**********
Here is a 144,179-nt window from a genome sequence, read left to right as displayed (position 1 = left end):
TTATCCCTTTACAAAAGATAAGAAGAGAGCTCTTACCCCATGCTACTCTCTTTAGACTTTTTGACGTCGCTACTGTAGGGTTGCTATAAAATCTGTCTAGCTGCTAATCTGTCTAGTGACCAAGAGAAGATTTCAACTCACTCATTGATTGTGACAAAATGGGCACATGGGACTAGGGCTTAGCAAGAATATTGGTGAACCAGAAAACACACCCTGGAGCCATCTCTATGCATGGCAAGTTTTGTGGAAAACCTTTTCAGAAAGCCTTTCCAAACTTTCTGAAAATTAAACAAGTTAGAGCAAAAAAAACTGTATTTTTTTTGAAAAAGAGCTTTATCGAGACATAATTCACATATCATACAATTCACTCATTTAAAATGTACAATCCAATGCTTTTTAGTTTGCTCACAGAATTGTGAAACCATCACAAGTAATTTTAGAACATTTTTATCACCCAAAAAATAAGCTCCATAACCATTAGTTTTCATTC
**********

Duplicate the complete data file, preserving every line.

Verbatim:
Here is a 144,179-nt window from a genome sequence, read left to right as displayed (position 1 = left end):
TTATCCCTTTACAAAAGATAAGAAGAGAGCTCTTACCCCATGCTACTCTCTTTAGACTTTTTGACGTCGCTACTGTAGGGTTGCTATAAAATCTGTCTAGCTGCTAATCTGTCTAGTGACCAAGAGAAGATTTCAACTCACTCATTGATTGTGACAAAATGGGCACATGGGACTAGGGCTTAGCAAGAATATTGGTGAACCAGAAAACACACCCTGGAGCCATCTCTATGCATGGCAAGTTTTGTGGAAAACCTTTTCAGAAAGCCTTTCCAAACTTTCTGAAAATTAAACAAGTTAGAGCAAAAAAAACTGTATTTTTTTTGAAAAAGAGCTTTATCGAGACATAATTCACATATCATACAATTCACTCATTTAAAATGTACAATCCAATGCTTTTTAGTTTGCTCACAGAATTGTGAAACCATCACAAGTAATTTTAGAACATTTTTATCACCCAAAAAATAAGCTCCATAACCATTAGTTTTCATTC